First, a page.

I sincerely hope that last comment holds true.

Chai Feldblum gets down to the crux of the matter.

"Not because I was caught up in the panic," she laughs. She'd been thinking through the moral implications of nondiscrimination rules in the law, a lonely undertaking for a gay rights advocate. "Gay rights supporters often try to present these laws as purely neutral and having no moral implications. But not all discrimination is bad," Feldblum points out. In employment law, for instance, "we allow discrimination against people who sexually abuse children, and we don't say 'the only question is can they type' even if they can type really quickly."

To get to the point where the law prohibits discrimination, Feldblum says, "there have to be two things: one, a majority of the society believing the characteristic on which the person is being discriminated against is not morally problematic, and, two, enough of a sense of outrage to push past the normal American contract-based approach, where the government doesn't tell you what you can do. There has to be enough outrage to bypass that basic default mode in America. Unlike some of my compatriots in the gay rights movement, I think we advance the cause of gay equality if we make clear there are moral assessments that underlie antidiscrimination laws."

But there was a second reason Feldblum made time for this particular conference. She was raised an Orthodox Jew. She wanted to demonstrate respect for religious people and their concerns, to show that the gay community is not monolithic in this regard.

"It seemed to me the height of disingenuousness, absurdity, and indeed disrespect to tell someone it is okay to 'be' gay, but not necessarily okay to engage in gay sex. What do they think being gay means?" she writes in her Becket paper. "I have the same reaction to courts and legislatures that blithely assume a religious person can easily disengage her religious belief and self-identity from her religious practice and religious behavior. What do they think being religious means?

To Feldblum the emerging conflicts between free exercise of religion and sexual liberty are real: "When we pass a law that says you may not discriminate on the basis of sexual orientation, we are burdening those who have an alternative moral assessment of gay men and lesbians." Most of the time, the need to protect the dignity of gay people will justify burdening religious belief, she argues. But that does not make it right to pretend these burdens do not exist in the first place, or that the religious people the law is burdening don't matter."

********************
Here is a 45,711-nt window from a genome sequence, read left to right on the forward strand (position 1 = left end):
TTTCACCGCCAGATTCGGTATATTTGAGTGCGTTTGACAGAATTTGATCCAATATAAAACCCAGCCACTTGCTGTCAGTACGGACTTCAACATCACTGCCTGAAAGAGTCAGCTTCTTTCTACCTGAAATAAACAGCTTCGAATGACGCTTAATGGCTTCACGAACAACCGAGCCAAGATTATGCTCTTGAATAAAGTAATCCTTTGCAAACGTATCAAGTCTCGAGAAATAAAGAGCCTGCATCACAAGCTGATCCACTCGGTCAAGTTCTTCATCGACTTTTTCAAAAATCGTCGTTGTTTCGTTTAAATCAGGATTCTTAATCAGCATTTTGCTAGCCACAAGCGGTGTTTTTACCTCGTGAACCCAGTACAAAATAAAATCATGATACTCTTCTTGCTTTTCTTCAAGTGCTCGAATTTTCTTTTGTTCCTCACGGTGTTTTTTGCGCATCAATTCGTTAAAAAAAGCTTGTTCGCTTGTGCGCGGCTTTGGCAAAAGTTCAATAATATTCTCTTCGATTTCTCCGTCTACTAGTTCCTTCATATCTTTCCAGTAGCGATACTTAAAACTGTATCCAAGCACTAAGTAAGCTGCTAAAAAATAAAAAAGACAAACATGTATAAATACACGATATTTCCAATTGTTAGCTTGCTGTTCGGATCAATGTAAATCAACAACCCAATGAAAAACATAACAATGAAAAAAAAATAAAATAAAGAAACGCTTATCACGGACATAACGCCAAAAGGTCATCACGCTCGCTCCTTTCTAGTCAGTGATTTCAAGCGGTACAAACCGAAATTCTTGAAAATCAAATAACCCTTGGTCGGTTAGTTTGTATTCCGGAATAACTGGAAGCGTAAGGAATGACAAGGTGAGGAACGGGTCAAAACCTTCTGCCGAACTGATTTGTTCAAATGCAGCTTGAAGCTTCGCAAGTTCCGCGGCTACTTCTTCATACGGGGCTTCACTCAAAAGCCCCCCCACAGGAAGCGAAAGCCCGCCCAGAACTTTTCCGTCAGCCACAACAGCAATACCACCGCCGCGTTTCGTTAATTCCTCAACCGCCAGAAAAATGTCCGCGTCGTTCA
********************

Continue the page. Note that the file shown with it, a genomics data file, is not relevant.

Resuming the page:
But IMO, she starts going in the wrong direction with these comments:

"You have to stop, think, and justify the burden each time," says Feldblum. She pauses. "Respect doesn't mean that the religious person should prevail in the right to discriminate--it just means demonstrating a respectful awareness of the religious position."

Then, she sides with the "sexual liberty" gay activists here:


Feldblum believes this sincerely and with passion, and clearly (as she reminds me) against the vast majority of opinion of her own community. And yet when push comes to shove, when religious liberty and sexual liberty conflict, she admits, "I'm having a hard time coming up with any case in which religious liberty should win."

Religious liberty, freedom of association, and freedom of speech all should trump "sexual liberty." "Sexual liberty" may be an evolving matter in secular humanist circles, but I don't think that the framers of our Constitution meant for such a concept to trump what is already written in our founding documents!

Christinewjc said...

I think I should do another blogpost and include a lot of these links and comments in it. Here is a link to The Evangelical Outpost blog where I found the "Banned in Boston" article. I think that if more evangelical Christians read that article, they will be awakened from the disingenuious mantra being espoused by the gay lobby and jolted from the slumber they are currently in regarding the morally relativistic thinking that "gay marriage can't hurt them."

We can vividly see that the legalization of "gay" marriage in Massachusetts has already resulted in several dire consequences against religious liberty in that state. It has already cause Catholic Charities to stop their adoption efforts there because their religious freedom of conscience, freedom of association, and freedom to conduct their work according to the Catholic church's teachings has been eliminated from consideration based on the trumped up "rights" afforded to "sexual liberty" activists.